Anti-prison movie screening – “Better this world”

Sunday 29th of October, 6pm. / Przychodnia Squat

Better this World, 2011, 82 min.
documentary

Two childhood friends David McKay (22) and Bradley Crowder (23) are preparing for protests during Republican National Convention in 2008. They are accompanied by a new member of the group, Brandon Darby. A renown radical left wing activist, who helped to organize grass roots militant support group for hurricane Katrina victims, is now trying to install more direct action approach into the younger comrades‘ way of thinking. The trip to St. Paul, minnessota ends dramatically for the two texas friends, with arrest and accusation of domestic terror. Shockingly, their mentor and informal leader Darby turns out to be a police informant, sent out to monitor the group’s plans before the convention.

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WOLNO galery – Anti-prison exhibition of modern art

Art in Prisons is a project aiming to popularise community work in
prisons initiated by contemporary artists. For the first time in Poland
joint workshops involving artists and inmates have been carried out on
such a large scale. Classes, discussions, lectures and workshops,
prepared by artists and social activists, have taken place at various
Polish prisons.

The project, developed as an integrated participative action, is meant
not only to help rehabilitate the inmates and prepare them for a return
to life outside, but also to provoke potential recipients to reflect on
the contemporary notion of punishment, its long-term rationale, and its
role, if any, in overhauling the convicts’ personalities and value
systems.

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Anti-prison movie screening – ‘Justice’ (‘Justiça’)

Saturday 27th of October 7 pm / Przychodnia Skłot
‘Justice’ (‘Justiça’), 2004, 101 min.
documentary

(Unfotuntey there will be no English translation available for this movie! It will be  in brazilian portuguese with a polish reader)

Maria Ramos sets up her camera inside a criminal court in Rio de Janeiro to follow the daily routine of the people who meet there every day. We also get to see a judge, a public defender and an accused, in their lives outside the courtroom, and this simple act – of juxtaposing the court with the outside world – perfectly illustrates the significance of a broader social context in which justice is carried out. This also raises the fundamental question of whom and what, in effect, does the justice system serve. Especially in cases like those judged in front of our very eyes: accessory to theft, possession of drugs and weapons, and other relatively minor offences.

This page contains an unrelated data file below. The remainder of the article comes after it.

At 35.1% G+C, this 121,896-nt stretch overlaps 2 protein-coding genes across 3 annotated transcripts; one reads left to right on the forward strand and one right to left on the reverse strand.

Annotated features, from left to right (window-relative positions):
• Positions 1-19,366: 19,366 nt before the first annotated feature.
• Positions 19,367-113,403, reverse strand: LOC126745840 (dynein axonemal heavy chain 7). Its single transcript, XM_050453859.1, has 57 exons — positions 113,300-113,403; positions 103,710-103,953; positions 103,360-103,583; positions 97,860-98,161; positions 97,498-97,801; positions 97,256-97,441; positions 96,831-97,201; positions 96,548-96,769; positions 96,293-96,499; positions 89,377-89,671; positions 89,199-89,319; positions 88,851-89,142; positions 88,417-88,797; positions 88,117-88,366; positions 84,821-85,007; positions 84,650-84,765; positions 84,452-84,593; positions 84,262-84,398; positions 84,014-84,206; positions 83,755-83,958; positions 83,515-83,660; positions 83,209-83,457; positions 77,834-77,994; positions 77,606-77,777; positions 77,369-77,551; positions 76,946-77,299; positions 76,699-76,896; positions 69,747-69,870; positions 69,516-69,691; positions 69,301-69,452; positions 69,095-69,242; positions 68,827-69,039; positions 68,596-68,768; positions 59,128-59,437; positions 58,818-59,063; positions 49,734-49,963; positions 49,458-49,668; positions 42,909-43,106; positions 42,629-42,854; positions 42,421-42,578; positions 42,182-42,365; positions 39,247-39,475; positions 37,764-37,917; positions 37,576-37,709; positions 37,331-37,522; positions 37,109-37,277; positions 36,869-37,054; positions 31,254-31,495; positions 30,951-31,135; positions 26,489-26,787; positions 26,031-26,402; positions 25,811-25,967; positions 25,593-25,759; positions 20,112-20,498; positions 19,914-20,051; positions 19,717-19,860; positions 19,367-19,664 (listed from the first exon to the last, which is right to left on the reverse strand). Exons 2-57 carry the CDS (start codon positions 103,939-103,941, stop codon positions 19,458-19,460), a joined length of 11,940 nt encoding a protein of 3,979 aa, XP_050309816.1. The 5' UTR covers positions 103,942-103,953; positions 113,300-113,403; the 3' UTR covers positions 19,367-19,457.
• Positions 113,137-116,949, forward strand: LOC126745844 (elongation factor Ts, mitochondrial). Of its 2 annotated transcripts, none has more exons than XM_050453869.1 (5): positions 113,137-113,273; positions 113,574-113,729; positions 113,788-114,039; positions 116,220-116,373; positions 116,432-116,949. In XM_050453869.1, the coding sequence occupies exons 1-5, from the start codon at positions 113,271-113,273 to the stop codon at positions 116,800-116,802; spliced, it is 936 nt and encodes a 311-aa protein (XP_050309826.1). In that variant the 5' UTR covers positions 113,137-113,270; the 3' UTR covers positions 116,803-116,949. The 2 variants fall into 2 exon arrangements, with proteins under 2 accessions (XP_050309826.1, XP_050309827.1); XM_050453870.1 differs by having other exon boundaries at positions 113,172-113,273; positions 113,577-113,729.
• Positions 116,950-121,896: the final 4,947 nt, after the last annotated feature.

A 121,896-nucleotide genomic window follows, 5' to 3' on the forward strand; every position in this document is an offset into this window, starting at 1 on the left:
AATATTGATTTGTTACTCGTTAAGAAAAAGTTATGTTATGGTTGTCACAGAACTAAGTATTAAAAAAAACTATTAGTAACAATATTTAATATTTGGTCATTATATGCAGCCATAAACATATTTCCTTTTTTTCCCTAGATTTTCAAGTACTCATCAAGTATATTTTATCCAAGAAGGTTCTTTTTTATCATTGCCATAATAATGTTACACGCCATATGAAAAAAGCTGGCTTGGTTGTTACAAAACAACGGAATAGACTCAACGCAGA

The film’s straightforward observational approach, lacking any voice-over narration, gradually succeeds in revealing a broader social picture, one involving clear implications of police corruption, an oppressive judicial system that basically seems designed to punish the poor for petty crimes, and a penal system characterized by horrifically inhumane conditions. In a very compelling way, JUSTICE reveals the legal system as a sort of public theater dramatizing the social relations and power structures of Brazilian society at large.

Warsaw’s Anarchist Black Cross invites you to 4th Anti-prison Days!

The topic of prison system in poland is still considered a social taboo and it is still common to paint a black picture of those behind bars. At the same time, the authorities are enforcing the policy of fear to justify the implementation of gradually more strict laws aiming at all those opposing their authoritarian intentions.

In west europe and the us the anti-prison campaigns are naturally connected with social fights in others fields: fighting for workers’ laws, fighting against land usurpation and elimination of small farmers, supporting immigrants, protecting environment, fighting for the tenants rights and many more. In poland if this topic exists at all, it is still a newborn rather than taking its toll.

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